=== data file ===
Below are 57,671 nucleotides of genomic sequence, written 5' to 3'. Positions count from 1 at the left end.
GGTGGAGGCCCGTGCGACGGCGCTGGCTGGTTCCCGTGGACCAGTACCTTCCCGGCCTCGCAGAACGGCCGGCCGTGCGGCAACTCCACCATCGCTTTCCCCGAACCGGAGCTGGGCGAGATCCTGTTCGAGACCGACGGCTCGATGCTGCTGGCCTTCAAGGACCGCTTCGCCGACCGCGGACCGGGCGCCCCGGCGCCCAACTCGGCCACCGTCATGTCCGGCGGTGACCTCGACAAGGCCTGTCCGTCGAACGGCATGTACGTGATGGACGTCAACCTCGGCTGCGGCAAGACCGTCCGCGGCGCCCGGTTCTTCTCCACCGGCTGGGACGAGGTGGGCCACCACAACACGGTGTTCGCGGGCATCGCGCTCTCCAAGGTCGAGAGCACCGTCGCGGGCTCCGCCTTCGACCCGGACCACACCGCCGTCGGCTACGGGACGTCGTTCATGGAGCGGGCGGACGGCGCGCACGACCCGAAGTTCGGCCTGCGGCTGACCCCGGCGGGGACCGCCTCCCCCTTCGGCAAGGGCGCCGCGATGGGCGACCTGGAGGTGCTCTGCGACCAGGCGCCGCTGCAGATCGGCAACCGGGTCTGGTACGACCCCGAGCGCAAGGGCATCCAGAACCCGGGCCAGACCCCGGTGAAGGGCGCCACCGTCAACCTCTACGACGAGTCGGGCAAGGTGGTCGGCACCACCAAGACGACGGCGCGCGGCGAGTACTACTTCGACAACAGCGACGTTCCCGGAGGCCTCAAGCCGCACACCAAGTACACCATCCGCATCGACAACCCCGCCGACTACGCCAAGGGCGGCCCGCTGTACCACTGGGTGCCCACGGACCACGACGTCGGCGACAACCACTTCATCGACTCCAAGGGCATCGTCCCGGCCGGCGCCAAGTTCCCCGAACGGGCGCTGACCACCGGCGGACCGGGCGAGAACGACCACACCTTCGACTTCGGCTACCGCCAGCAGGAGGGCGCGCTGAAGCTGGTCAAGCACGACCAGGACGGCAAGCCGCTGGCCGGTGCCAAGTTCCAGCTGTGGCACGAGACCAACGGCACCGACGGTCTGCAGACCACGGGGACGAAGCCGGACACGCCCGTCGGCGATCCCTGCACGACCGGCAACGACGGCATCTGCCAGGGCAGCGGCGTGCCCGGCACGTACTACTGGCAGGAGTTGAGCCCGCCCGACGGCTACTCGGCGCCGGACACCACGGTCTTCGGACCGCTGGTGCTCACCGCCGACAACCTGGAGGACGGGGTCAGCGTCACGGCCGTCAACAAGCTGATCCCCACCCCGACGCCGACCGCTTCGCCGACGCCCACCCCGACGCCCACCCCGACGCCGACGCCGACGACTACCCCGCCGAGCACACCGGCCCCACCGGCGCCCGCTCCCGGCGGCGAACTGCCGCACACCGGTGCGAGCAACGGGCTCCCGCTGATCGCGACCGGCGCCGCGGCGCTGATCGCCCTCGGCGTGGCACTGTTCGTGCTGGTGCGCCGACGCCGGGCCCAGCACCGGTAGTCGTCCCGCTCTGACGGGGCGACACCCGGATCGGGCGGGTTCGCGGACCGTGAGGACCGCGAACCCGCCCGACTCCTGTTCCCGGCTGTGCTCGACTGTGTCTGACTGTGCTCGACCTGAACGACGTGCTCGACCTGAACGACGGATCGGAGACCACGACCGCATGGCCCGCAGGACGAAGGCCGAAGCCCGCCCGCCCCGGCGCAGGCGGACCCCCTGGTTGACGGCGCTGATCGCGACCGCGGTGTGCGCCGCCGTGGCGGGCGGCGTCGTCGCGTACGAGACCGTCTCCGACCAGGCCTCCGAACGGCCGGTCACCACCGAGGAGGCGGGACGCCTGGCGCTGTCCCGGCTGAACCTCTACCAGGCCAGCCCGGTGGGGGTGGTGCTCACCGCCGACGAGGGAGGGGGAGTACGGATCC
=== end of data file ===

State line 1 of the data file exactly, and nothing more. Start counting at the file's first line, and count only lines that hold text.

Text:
Below are 57,671 nucleotides of genomic sequence, written 5' to 3'. Positions count from 1 at the left end.